Hi everyone — hope you had a wonderful Christmas and New Year! Did you get what you wanted? I got some nice things, although my letter to Santa clearly said that I am in need of either a Samoan rugby player or a tall, sexy computer nerd, and I got neither. What I did get was lots of food and my incredible family. Being the supportive, nosy people that they are, they offered to watch this week’s episode of Sarah Palin’s Alaska with me.
Who could resist this?
They started off enthusiastic, but 10 minutes into the show their eyes started to glaze over. 30 minutes later, they’re all in the kitchen eating more ham and I’m left alone in front of my parents’ TV, which has been broken for years. It does this thing where every normal-looking image has a sort of green half image right next to it. So you see Sarah Palin and then half a green Sarah Palin right next to the original Sarah Palin. Like a hologram. We’ve asked them to replace the TV or get it fixed, but they say as long as they can still sort of make out what’s going on, they’ll just squint their way through football games and episodes of Law & Order.
Hmmm… this is not good. I’ve been sidetracked and we haven’t even started the re-cap. As you can guess, this was not a very good episode of Sarah Palin’s Alaska. As opposed to the other episodes, which were also not good at all. This week’s episode is called “Logging” which tells us that everyone involved in the show has given up at this point and isn’t even bothering to come up with clever episode titles anymore.
Early on, Sarah tells us this episode is all about letting middle daughter Willow know that she’s “in the driver’s seat.” Later, this will happen literally, but you will have to wait until the end of the re-cap to find out what I mean. Are you excited yet??
It’s morning at the Palin home. On the counter sits a coffee cup with the words “Piper for President” on it. If only this family’s ambitions were limited to novelty mugs…. Piper looks like she’s been up all night and needs a couple cups of coffee herself. When you were little, did you ever ask to drink coffee, but your parents told you it would make you stop growing? I’m pretty sure that was a lie and this po’ chile looks like I felt the day before New Year’s Eve, when I went out without properly hydrating and carbo loading ahead of time.
Today, Willow also wants to go to the DMV. She just turned 16 and the girl wants her license bad. When she asks Todd to take her, he says he’s not sure. Sarah tells the camera that parenting a teen is a big challenge. Especially when you’re busy exploiting them for fame and fortune at really vulnerable points in their lives.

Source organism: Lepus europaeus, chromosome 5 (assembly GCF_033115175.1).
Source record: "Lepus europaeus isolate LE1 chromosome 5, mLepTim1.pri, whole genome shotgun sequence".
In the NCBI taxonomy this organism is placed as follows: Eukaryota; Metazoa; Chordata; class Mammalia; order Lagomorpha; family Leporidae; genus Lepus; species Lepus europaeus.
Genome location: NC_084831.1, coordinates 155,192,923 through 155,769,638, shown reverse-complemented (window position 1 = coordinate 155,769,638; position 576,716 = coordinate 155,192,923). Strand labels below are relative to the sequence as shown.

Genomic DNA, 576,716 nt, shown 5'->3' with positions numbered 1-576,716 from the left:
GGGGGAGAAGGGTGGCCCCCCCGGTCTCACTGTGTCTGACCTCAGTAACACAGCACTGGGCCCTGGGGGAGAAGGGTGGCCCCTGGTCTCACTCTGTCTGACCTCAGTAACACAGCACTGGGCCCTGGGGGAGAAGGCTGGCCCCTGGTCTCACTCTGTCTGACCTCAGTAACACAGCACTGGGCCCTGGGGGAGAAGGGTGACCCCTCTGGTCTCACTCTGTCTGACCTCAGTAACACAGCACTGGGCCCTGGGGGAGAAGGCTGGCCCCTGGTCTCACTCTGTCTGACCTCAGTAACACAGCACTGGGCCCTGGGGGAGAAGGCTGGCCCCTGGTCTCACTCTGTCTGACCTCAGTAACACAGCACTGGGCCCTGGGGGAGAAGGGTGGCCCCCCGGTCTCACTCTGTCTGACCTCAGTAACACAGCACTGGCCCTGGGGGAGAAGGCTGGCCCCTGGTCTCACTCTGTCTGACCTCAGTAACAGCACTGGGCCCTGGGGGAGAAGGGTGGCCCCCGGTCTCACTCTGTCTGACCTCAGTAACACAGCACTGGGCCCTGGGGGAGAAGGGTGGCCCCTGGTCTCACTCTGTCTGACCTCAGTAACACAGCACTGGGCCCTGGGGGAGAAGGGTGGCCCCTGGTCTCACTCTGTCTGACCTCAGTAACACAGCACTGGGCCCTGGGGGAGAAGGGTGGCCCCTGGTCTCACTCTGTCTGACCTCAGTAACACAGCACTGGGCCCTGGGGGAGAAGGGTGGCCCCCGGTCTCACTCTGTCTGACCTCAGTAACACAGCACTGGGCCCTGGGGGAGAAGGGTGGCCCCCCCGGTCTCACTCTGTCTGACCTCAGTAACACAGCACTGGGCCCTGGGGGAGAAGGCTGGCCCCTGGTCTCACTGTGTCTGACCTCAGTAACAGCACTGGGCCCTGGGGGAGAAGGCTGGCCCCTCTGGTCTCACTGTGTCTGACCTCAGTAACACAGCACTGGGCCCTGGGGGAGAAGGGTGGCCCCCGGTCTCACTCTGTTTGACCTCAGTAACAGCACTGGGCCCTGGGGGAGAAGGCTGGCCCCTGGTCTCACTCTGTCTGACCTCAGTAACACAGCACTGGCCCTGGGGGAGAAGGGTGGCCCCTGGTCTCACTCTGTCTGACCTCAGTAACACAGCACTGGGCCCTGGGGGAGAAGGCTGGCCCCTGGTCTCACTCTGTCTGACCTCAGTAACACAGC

Because she excels in parenting, Sarah has decided to take Willow to a logging camp in southern Alaska. Willow isn’t interested because there’s no cell service there. She probably has AT&T. Horrible coverage. Because she’s only 16 and can’t drive yet, Willow has to go where she’s told, so she, Sarah and Todd head off into the Alaskan wilderness. On the car ride there, Sarah tries to explain away her latest bout of stupidity.
“Oh jeez,” she says, looking at her Blackberry. The internet is abuzz because she used the word “refudiate” in a tweet. She claims she mixed up the F and the P while she was typing, although those letters are clear across the keyboard from one another. She also says English is a living, breathing, changing language. I’m not sure what her defense here is. Did she purposely make up a new word? Or is she just a crappy typist? She’s just awful, isn’t she? Why not just cop to not knowing the right word and move on with it? Don’t blame it on the English language. You’re not qualified to change it, lady.
“Those elitest liberals hate when I talk gobbledy-gook.
I refudiate myself from the English language.”
OK, back to logging. Sarah likes it because she thinks Alaska’s economy should be diversified, which is why they’re going to a camp where loggers and their families live. At the camp, they meet Janelle and Ron who will be their guides. They also meet Tim, the camp cook. He is tall, thin, very pale and ghostlike. Sarah tells this man who they just met they he’ll be spending a lot of time with her 16-year-old daughter, and she volunteers Willow to help him out.
“Oh good, a child. The flesh of children is what has kept me alive, lo, these past 300 years…”
Willow is too busy checking for cell phone service to notice she’s being sized up by a vampire. Seriously, though, if vampires were real, that’s what Edward Cullen would look like.
The family is taken to a cabin where they’ll be staying and Sarah is honored to be treated like any other logger. Soon, she and Todd are headed for the logging site. They leave Willow behind because kids aren’t allowed at the site. They’re told how dangerous logging is and then suit up.
Sarah says she’s nervous, but hopes that she gets a chance to help out. We know she loves to destroy things that are living, so I’m pretty sure she’ll dive right into this activity. Sarah and Todd meet Pat, a cutter, who is standing near a ginormous tree.
“Name’s Pat. I got a lotta wood.”
Pat explains how they cut the trees down, cranks up a chainsaw, gets a cut started and hands the chainsaw over to Sarah. “Would you like to help me cut a tree down?” he asks seductively. Sarah tries to play it cool, glancing over at Todd before saying “sure” with a shrug.
“Dear 8 pound 7 ounce baby Jesus. Thank you for sending me
this man and his chainsaw. Thank you for creating these trees
so I could wreak havoc on their bark. Amen…”